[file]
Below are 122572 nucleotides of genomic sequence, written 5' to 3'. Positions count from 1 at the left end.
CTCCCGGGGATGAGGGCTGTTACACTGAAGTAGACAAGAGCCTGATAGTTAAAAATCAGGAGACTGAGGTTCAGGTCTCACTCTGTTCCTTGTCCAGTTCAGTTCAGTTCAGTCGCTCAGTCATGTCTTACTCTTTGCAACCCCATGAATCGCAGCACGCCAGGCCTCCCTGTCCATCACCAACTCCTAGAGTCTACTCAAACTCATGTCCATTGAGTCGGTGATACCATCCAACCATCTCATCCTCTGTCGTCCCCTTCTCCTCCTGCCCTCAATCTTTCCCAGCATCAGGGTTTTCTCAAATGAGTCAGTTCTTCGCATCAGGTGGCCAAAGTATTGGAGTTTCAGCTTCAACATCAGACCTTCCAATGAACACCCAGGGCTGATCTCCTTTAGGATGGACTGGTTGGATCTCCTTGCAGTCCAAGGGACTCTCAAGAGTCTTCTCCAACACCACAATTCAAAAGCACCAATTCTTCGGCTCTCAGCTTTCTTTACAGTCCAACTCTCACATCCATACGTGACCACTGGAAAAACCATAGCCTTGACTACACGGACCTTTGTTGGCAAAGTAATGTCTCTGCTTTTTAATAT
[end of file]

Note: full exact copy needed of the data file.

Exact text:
Below are 122572 nucleotides of genomic sequence, written 5' to 3'. Positions count from 1 at the left end.
CTCCCGGGGATGAGGGCTGTTACACTGAAGTAGACAAGAGCCTGATAGTTAAAAATCAGGAGACTGAGGTTCAGGTCTCACTCTGTTCCTTGTCCAGTTCAGTTCAGTTCAGTCGCTCAGTCATGTCTTACTCTTTGCAACCCCATGAATCGCAGCACGCCAGGCCTCCCTGTCCATCACCAACTCCTAGAGTCTACTCAAACTCATGTCCATTGAGTCGGTGATACCATCCAACCATCTCATCCTCTGTCGTCCCCTTCTCCTCCTGCCCTCAATCTTTCCCAGCATCAGGGTTTTCTCAAATGAGTCAGTTCTTCGCATCAGGTGGCCAAAGTATTGGAGTTTCAGCTTCAACATCAGACCTTCCAATGAACACCCAGGGCTGATCTCCTTTAGGATGGACTGGTTGGATCTCCTTGCAGTCCAAGGGACTCTCAAGAGTCTTCTCCAACACCACAATTCAAAAGCACCAATTCTTCGGCTCTCAGCTTTCTTTACAGTCCAACTCTCACATCCATACGTGACCACTGGAAAAACCATAGCCTTGACTACACGGACCTTTGTTGGCAAAGTAATGTCTCTGCTTTTTAATAT